Etiology and Clinical Presentation
Patients afflicted with diffuse alopecia typically complain of hair loss all over the scalp not just in the areas usually seen in androgenetic alopecia. However, the differential diagnosis of diffuse alopecia versus androgenetic alopecia, particularly in females, can be difficult because of the similar presentation, and biopsy and histological assessment may be required to confirm the diagnosis. The course of the diffuse alopecia can be continuous or episodic. Diffuse alopecia may present as telogen or anagen effluvium and can be caused by drug and chemical exposure, thyroid disorders, nutritional influences, and psychological stress.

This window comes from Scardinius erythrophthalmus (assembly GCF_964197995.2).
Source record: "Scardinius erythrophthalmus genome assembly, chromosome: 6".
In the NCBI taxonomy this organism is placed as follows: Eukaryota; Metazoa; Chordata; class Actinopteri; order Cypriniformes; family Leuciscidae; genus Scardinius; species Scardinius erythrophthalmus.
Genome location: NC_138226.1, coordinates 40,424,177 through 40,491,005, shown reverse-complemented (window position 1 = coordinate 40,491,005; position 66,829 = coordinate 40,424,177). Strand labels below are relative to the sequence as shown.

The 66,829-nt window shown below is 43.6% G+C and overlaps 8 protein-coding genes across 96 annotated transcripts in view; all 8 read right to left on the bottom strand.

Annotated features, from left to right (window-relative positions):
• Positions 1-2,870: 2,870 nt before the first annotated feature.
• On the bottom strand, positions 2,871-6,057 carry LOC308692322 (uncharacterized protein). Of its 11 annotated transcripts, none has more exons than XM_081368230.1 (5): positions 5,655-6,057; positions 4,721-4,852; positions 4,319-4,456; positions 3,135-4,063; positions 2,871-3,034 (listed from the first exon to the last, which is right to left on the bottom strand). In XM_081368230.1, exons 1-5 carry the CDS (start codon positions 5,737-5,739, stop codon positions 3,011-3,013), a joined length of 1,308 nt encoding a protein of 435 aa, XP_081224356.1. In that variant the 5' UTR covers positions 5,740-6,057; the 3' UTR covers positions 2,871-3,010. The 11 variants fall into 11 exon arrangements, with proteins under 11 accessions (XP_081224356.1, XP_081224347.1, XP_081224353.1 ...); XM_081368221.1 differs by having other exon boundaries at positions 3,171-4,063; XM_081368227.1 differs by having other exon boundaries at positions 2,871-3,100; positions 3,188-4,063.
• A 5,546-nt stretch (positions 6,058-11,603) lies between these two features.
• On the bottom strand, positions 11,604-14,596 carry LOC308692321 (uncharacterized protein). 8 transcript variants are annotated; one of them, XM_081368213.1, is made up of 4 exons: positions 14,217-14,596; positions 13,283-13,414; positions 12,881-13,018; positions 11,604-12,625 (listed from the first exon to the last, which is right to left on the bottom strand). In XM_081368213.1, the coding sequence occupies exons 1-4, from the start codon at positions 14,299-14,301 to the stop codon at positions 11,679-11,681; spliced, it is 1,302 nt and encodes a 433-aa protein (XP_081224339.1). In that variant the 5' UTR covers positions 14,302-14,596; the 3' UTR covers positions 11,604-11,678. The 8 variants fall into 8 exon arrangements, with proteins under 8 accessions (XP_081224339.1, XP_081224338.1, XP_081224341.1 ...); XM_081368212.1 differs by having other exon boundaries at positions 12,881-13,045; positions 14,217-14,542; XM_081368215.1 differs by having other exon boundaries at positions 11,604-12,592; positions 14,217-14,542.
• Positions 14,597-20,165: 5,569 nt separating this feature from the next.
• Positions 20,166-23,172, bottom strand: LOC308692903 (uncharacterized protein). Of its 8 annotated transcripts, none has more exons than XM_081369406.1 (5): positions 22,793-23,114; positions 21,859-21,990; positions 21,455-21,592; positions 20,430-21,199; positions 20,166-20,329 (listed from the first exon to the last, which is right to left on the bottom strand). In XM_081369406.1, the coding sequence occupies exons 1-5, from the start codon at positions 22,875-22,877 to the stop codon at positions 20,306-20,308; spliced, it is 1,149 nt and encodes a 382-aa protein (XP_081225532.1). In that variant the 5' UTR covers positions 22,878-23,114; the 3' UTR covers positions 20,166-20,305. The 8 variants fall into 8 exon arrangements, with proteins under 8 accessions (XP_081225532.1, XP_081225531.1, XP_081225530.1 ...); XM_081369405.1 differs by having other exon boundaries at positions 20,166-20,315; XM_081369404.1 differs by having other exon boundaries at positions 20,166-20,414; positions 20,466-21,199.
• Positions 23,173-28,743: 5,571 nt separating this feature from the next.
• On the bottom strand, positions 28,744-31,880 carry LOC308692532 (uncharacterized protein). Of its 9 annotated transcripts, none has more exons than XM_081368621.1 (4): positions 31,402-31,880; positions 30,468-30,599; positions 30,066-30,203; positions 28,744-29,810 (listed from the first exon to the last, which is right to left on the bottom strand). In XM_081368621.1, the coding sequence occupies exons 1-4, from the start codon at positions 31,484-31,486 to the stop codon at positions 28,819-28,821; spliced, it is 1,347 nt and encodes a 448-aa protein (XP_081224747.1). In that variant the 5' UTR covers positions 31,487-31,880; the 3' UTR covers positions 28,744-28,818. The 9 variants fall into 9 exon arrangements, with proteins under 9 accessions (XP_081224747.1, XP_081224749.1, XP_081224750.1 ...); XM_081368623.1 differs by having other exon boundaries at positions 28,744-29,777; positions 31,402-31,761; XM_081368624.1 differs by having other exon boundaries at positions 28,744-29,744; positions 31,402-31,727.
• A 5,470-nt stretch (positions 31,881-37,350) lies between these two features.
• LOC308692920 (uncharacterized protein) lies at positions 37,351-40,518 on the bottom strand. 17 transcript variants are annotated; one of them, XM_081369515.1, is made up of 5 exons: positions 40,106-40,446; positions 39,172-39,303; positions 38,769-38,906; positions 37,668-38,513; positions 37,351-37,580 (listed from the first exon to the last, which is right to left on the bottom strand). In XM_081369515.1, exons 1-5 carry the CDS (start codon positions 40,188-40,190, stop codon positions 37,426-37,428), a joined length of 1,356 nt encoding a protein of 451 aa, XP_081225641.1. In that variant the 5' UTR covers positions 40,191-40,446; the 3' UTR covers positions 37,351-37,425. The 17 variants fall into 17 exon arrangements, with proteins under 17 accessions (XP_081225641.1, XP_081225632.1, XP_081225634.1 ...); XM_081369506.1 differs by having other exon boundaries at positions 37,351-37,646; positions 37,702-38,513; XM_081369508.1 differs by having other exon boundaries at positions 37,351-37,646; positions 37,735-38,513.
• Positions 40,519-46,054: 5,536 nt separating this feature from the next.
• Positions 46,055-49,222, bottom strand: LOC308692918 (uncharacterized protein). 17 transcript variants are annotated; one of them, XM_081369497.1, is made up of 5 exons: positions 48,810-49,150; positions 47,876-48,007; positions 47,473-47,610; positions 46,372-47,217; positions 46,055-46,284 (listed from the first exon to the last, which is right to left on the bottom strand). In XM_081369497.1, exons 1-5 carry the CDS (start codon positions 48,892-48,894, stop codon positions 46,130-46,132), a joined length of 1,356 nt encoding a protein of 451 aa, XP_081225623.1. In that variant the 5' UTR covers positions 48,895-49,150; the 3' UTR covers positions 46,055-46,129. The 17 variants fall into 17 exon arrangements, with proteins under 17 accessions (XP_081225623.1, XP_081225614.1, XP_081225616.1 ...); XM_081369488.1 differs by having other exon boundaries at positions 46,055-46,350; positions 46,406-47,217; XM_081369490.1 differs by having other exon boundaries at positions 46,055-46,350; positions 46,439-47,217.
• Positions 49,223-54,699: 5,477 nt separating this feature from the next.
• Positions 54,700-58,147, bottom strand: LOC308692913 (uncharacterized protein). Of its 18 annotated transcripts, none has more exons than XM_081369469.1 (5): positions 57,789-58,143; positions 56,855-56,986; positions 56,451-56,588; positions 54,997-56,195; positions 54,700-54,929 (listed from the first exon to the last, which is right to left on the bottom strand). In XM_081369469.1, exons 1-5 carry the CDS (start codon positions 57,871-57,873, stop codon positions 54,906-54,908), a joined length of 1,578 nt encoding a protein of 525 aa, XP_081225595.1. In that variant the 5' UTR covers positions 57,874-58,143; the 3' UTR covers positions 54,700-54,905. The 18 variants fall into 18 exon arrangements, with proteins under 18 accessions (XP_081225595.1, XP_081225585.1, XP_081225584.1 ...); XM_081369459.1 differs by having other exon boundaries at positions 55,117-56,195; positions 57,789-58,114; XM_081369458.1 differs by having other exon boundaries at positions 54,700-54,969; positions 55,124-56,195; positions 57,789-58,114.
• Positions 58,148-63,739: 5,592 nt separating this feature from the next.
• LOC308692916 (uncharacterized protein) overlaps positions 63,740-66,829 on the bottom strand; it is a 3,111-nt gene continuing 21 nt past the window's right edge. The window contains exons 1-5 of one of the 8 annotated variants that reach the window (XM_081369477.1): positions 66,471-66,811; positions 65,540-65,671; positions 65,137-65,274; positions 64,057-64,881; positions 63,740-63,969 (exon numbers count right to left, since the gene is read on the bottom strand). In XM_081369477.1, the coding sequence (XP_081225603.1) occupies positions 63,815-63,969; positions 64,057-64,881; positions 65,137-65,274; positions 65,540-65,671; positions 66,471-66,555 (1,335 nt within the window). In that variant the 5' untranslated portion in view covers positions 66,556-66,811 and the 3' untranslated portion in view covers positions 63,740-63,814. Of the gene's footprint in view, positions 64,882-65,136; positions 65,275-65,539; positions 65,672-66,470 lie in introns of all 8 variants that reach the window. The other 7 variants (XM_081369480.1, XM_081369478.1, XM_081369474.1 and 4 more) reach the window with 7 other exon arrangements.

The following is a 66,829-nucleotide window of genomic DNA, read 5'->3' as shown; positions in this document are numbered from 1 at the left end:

Telogen effluvium is characterized by abrupt, diffuse hair loss. Common causes are childbirth, febrile illnesses, surgery, psychological stress, crash diets, and drug therapy (38). The excessive shedding usually begins 3 to 4 months after the inciting event (39). Anagen effluvium is characterized by widespread or circumscribed loss of anagen hairs from growing follicles. Alopecia due to anagen effluvium is quite obvious because 90% of the hair follicles are in anagen (growing) phase. In contrast with telogen effluvium, loss of anagen hair begins within days to a few weeks after the inciting event. Common causes of anagen |
effluvium are radiation, toxic drugs, environmental and occupational exposure to hazardous chemicals, and loose anagen syndrome (39). Drug- and chemical- -a induced hair loss is usually confined to the scalp and is most often diffuse, but it can be patterned or localized. It can also manifest itself as a telogen or anagen «
effluvium. Hypothyroidism is directly correlated with diffuse alopecia, whereas
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